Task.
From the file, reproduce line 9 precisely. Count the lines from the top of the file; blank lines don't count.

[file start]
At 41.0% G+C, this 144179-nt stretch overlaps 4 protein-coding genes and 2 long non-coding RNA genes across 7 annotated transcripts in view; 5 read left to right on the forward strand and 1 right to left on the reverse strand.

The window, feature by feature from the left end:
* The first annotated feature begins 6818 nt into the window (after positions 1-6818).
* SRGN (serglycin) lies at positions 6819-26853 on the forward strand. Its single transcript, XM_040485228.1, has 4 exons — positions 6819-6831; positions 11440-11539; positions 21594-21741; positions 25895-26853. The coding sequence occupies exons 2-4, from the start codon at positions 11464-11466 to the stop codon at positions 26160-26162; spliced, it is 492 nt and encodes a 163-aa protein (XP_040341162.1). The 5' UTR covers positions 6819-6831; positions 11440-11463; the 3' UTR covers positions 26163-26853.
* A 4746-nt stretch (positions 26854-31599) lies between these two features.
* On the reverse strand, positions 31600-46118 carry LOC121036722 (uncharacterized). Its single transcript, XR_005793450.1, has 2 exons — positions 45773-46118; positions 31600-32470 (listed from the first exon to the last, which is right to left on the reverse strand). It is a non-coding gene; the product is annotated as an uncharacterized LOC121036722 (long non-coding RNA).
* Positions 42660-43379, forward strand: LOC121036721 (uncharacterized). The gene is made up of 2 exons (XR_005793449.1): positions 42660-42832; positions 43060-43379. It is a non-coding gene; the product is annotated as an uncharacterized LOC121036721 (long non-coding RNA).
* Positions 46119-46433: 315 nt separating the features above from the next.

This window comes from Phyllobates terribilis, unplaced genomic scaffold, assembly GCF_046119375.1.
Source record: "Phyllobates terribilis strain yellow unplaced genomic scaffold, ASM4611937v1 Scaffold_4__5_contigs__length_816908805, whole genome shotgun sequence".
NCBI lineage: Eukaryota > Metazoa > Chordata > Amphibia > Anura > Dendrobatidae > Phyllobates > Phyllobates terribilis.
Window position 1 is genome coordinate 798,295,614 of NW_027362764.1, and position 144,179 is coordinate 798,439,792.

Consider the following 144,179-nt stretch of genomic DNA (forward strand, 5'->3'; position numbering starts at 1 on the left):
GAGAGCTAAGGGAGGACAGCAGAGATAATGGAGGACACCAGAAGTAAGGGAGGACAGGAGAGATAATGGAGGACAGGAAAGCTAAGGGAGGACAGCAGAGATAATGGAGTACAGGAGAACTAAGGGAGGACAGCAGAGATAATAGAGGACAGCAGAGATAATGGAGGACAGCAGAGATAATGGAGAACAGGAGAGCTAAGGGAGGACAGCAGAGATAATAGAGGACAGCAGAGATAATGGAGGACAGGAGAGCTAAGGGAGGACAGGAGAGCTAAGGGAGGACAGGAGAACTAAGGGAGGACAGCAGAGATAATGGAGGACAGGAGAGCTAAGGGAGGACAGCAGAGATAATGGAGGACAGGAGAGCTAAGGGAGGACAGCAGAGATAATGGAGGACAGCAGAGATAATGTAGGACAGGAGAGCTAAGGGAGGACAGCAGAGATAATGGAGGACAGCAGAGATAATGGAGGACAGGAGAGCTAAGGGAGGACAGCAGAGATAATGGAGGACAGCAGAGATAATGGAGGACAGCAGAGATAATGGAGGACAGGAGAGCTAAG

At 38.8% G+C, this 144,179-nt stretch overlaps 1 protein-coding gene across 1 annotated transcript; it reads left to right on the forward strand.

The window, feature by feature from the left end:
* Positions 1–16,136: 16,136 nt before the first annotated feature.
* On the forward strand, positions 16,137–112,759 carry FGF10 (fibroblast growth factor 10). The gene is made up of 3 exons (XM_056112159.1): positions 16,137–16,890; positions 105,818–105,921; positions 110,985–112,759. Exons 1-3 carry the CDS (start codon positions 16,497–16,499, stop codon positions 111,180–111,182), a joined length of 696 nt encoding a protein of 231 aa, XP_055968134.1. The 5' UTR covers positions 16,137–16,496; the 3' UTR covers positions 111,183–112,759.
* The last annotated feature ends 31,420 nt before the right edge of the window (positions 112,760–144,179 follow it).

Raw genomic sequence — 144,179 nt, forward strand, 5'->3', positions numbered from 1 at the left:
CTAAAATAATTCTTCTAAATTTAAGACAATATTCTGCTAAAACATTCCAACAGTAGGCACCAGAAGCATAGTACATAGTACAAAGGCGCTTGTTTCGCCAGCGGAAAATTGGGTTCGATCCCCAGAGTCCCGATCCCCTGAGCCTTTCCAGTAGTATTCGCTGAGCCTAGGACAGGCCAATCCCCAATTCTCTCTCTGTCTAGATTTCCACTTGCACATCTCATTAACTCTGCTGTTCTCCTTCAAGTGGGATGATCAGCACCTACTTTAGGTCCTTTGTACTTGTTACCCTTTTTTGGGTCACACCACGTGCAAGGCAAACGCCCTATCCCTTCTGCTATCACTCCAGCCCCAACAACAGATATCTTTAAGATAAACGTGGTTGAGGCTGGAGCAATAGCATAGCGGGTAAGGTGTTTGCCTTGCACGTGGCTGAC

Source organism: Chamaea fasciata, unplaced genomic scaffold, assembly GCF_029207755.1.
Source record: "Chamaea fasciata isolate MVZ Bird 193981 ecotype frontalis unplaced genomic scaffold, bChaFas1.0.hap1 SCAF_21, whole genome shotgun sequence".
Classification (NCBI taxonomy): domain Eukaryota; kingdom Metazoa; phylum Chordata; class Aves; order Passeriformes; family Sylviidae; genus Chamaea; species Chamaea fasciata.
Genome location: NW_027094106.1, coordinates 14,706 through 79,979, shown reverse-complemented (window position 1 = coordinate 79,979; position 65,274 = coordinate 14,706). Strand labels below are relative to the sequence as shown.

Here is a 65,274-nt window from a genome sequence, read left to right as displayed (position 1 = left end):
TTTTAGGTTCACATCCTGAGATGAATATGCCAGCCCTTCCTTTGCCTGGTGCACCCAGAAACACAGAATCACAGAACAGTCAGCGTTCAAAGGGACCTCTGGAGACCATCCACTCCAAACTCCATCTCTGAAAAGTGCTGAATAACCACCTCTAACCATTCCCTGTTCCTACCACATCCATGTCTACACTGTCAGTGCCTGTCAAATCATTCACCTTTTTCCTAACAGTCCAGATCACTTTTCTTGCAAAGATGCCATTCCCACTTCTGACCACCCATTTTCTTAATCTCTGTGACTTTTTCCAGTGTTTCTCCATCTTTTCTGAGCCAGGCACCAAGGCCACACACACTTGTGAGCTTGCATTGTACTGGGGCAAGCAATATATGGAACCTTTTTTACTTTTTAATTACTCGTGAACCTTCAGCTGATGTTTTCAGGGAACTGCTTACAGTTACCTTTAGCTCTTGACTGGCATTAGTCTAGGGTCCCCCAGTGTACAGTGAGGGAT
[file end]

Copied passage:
This window comes from Phyllobates terribilis, unplaced genomic scaffold, assembly GCF_046119375.1.